David Fair: As you mentioned, we are only approximately 30 miles from the Monroe County Fermi Two nuclear power station in Frenchtown Township. Let’s look at what happened here in America to give you an idea of what could happen. It was March 29th 1979, almost exactly 43 years ago. Three Mile Island nuclear plant in Pennsylvania was the location of the accident. It was a Level five accident. Is the accident a lesson for modern safety measures and preparedness plans in relation to nuclear power facilities?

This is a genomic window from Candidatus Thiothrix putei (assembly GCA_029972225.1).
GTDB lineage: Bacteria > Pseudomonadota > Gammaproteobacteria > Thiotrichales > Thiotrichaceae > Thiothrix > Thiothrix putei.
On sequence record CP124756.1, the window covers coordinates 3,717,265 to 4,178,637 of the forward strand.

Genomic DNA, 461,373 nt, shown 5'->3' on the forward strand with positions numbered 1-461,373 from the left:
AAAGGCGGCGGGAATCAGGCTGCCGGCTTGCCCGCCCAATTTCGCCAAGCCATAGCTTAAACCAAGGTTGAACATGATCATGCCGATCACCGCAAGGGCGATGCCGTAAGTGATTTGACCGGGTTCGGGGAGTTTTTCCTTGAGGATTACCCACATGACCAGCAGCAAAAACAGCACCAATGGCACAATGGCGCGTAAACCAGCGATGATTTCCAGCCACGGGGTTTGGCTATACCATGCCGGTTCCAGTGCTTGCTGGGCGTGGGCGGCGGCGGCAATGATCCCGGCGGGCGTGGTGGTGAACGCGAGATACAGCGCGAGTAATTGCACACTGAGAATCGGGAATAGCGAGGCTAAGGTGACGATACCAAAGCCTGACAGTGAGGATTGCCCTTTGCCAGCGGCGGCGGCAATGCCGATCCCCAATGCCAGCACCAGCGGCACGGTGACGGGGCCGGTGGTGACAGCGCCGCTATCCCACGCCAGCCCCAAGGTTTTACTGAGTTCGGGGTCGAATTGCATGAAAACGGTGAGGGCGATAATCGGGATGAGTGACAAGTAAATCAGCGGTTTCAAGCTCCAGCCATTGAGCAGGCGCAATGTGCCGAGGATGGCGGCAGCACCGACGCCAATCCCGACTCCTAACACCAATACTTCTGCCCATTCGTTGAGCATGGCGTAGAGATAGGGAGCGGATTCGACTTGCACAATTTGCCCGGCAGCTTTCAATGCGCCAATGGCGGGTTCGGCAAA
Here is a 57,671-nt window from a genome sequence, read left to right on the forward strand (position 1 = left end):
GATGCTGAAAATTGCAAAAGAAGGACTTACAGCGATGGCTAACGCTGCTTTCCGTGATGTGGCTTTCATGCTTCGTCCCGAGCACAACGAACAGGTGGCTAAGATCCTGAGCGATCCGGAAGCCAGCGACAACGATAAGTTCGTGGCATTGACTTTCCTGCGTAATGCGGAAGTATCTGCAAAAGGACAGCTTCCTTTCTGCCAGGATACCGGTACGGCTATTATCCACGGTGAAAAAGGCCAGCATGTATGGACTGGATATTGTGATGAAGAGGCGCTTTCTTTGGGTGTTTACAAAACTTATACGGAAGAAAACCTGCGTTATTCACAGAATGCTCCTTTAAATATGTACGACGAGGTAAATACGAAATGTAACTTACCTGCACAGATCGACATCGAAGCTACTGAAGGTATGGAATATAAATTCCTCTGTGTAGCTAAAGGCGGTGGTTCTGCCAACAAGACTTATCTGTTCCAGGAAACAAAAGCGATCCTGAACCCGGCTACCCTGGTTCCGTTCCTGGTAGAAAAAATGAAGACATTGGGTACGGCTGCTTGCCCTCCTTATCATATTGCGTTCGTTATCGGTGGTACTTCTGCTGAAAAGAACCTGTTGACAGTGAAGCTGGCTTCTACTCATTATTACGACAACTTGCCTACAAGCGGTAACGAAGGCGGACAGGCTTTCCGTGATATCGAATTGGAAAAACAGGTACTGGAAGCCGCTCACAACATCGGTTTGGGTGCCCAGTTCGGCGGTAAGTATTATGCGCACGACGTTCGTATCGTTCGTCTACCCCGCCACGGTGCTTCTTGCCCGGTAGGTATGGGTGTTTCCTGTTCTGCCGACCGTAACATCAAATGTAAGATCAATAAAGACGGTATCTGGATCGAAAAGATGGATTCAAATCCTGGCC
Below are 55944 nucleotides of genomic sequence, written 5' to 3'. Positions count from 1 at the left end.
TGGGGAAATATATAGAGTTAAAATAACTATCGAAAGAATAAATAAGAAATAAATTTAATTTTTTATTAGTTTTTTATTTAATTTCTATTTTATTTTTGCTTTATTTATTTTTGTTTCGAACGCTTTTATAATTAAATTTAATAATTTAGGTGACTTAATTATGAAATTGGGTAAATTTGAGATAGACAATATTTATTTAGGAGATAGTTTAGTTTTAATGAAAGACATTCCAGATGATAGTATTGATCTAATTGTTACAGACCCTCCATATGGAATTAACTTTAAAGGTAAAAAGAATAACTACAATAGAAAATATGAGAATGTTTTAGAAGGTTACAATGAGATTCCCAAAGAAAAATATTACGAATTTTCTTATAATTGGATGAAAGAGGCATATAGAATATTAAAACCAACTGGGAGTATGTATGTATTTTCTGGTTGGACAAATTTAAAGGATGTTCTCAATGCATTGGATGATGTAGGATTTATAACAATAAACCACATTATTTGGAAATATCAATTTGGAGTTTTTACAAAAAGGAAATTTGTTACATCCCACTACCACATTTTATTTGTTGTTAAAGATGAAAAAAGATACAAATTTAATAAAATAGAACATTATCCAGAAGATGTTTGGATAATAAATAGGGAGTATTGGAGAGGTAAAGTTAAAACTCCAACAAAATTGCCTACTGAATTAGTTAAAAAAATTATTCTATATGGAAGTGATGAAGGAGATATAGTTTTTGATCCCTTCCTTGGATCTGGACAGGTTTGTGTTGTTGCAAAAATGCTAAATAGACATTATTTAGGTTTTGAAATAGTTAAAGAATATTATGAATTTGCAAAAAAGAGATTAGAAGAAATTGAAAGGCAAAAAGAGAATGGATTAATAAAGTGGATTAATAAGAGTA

Benjamin Pinette: Dave, it is. I think the Nuclear Regulatory Commission took a lot of lessons from that incident. Their current guidance is based on the incident. There are many emergency planning zones for facilities such as Fermi. The initial two-mile radius surrounding a site is where you should be most concerned about immediate contamination or evacuation measures. Then, beyond that 2-mile radius, there is a 10-mile planning area where radioactive fallout is more likely, and shelter-in-place is very possible. This could be extended for those residents. For the Washtenaw county area, we are within the 50 mile emergency planning zone. This does not necessarily mean that we need to evacuate. However, in the event of an emergency, we would be asked for shelter in place. This basically means that you lock and lock all doors and windows and turn off your HVAC. Turn off the electrical power to all your heating and air conditioning units. Next, go to the highest interior room on an upper-ground floor. You should also make sure your pets are not allowed to go outside without waiting for the public officials to give you additional instructions. When sheltering in place, you should be prepared to take care of yourself for 24 hours. This means you need to have water and food. Depending on the season, you might want to have blankets or a sleeping bag. Again, being able provide basic necessities and medication for the incident. The radiation effects on agriculture, food, and water would be our greatest exposure. There would be significant testing of our food sources, water supplies, and other resources following an incident such as that.